Dear Mr. Lochte:
I have spent more than 50 years studying the behavior of leaders and more than 30 years coaching leaders around the world. I believe that we are all capable of screwing up given a perfect storm of circumstances — we’re human. It’s what we do afterwards that defines us.
I’ll get straight to the point. With regard to your reputation―your brand―you basically have two options.
Option number one: I’ll call this the Donald option. Go along with the advice of the handlers who are crafting these dazzling explanations of how boys will be boys, and how easy it is to get caught up in the excitement of being so exceptional, but now, after reflecting on your actions, you realize you should try to act like your handlers think (albeit wrongly) a decent person might act by offering a long-distance apology and perhaps tying in a reality show twist. Outcome: your brand as a champion will be forever tarnished and you will become the enduring example of what it means to be an ugly American.
Option number two: I’ll call this the Phoenix Rising option. Cut the crap. Get on the next plane back to Rio and face the charge. Pay the fine and go a step further; offer to dedicate the next three months of your life to helping underprivileged kids. Teach them to swim, teach them anything worthwhile. Give talks to young people in Rio about the importance of owning one’s mistakes and doing everything possible to set things right — to give more than lip service to character — to give of yourself in the service of character. Be an example―one that you can be proud of years from now. Outcome: people believe in the power of redemption and transformation, but they must believe you are willing to fight for it. You will become a living example of learning and growing from one’s mistakes. You will have a sense of credibility you have never known. Your story will be an inspiration to young people all over the world — young people who will see that there is a chance for them. You will become a true champion and your brand will extend far beyond athletics.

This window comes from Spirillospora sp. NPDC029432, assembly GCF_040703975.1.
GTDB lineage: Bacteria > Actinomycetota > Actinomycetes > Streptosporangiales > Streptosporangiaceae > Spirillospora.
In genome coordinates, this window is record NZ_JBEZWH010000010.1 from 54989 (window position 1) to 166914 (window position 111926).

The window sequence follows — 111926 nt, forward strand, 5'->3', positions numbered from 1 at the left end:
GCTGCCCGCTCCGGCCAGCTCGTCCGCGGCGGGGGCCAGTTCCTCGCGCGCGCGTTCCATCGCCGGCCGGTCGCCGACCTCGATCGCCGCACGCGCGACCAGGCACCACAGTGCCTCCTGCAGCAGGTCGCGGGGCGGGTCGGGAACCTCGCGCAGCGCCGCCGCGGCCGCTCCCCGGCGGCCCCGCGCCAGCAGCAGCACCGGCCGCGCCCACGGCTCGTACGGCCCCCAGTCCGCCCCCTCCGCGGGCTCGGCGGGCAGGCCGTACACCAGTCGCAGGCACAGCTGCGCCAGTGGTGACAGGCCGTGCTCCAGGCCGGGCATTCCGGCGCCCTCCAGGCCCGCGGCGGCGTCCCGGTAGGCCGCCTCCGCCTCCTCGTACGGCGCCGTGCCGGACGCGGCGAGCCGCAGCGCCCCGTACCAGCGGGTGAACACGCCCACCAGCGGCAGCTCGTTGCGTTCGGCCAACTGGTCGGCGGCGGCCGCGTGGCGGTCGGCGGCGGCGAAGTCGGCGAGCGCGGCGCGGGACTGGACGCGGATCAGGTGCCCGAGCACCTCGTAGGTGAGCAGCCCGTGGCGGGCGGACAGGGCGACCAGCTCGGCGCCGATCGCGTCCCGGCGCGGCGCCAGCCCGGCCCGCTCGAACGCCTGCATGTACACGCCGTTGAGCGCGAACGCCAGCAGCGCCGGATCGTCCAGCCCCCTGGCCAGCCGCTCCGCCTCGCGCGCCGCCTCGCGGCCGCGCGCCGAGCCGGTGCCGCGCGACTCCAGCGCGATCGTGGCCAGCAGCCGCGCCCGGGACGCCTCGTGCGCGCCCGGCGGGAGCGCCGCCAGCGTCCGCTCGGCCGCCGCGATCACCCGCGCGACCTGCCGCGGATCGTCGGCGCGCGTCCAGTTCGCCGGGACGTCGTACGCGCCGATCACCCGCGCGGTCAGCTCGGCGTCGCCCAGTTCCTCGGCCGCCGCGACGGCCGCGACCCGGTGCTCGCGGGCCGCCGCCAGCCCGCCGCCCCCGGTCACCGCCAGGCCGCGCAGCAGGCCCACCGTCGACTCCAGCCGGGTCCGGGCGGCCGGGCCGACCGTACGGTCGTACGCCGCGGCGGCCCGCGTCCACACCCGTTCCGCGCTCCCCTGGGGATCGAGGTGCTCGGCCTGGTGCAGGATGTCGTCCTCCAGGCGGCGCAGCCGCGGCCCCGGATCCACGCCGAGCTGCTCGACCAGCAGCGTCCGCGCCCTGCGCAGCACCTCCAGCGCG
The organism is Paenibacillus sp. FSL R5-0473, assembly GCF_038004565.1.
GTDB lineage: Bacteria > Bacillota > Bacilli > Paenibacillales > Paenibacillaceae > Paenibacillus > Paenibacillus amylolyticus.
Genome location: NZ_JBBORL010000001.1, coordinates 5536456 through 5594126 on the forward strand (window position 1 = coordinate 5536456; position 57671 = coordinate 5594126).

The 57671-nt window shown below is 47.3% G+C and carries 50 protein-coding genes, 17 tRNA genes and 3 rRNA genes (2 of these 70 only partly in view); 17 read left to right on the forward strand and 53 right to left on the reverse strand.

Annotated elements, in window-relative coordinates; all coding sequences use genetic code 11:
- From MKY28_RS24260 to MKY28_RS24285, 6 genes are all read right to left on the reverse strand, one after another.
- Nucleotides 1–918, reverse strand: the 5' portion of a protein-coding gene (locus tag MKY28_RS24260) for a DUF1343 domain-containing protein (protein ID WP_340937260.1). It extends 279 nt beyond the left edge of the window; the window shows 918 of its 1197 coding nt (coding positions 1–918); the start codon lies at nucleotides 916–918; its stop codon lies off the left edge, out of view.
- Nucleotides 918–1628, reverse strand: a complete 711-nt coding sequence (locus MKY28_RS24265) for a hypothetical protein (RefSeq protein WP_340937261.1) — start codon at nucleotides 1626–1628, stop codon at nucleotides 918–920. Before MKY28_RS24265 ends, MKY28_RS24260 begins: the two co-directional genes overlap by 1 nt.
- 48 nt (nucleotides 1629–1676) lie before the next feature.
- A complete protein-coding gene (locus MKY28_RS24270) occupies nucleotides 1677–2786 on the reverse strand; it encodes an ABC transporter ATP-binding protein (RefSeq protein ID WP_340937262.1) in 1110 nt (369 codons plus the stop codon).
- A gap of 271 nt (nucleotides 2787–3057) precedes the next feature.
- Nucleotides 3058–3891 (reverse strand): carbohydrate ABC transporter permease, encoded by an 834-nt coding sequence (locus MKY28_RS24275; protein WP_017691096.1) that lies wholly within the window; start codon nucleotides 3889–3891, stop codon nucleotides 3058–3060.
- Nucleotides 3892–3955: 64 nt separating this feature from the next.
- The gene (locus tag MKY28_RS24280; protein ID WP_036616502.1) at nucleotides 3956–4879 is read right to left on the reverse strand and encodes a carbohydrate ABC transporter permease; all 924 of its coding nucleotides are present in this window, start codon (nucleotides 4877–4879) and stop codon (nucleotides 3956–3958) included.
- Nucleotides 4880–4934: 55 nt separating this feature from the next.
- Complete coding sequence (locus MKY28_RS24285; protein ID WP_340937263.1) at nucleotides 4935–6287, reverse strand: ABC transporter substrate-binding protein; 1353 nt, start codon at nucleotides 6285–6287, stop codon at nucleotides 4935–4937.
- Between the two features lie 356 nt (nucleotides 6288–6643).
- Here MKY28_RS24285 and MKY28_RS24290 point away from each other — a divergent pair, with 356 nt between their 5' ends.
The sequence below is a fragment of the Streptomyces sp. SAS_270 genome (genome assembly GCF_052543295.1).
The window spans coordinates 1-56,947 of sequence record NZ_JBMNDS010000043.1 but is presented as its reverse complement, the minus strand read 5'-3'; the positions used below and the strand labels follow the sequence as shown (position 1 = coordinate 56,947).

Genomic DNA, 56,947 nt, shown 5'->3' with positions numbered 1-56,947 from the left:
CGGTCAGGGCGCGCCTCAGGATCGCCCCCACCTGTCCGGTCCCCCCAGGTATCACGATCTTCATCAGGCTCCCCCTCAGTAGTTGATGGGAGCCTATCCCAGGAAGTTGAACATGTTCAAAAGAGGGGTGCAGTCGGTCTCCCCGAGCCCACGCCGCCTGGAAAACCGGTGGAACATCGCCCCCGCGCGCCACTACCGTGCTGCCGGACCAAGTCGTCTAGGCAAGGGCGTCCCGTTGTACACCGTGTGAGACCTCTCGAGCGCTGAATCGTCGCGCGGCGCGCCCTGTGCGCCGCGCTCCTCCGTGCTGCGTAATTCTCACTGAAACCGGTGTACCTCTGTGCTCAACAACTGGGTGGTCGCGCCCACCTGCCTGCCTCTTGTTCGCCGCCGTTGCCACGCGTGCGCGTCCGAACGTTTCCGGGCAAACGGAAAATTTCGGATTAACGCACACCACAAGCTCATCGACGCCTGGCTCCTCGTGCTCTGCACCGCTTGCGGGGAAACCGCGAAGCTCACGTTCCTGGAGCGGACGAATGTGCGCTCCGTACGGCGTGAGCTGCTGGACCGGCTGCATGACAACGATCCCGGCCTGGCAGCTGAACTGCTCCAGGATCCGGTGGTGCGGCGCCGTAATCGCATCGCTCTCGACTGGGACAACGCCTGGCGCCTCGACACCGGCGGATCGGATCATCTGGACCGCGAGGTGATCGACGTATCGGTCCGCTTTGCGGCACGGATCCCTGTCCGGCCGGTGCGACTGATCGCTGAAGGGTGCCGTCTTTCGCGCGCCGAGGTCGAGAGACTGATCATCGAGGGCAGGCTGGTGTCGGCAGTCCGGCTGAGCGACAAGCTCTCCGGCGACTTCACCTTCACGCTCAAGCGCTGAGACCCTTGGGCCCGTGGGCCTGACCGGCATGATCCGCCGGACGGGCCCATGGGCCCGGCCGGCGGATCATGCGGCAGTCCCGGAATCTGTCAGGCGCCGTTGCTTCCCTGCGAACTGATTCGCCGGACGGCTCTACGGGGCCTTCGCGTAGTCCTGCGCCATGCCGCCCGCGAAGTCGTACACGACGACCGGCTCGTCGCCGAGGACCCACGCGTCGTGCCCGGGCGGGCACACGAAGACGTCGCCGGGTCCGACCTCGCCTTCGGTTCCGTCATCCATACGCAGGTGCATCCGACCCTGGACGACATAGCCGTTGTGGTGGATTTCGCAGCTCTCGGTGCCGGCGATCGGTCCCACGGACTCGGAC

Like it or not, you are a part of sporting history. Don’t become a footnote with the likes of Tonya Harding.
We become the choices we make in life, Mr. Lochte. Choose well.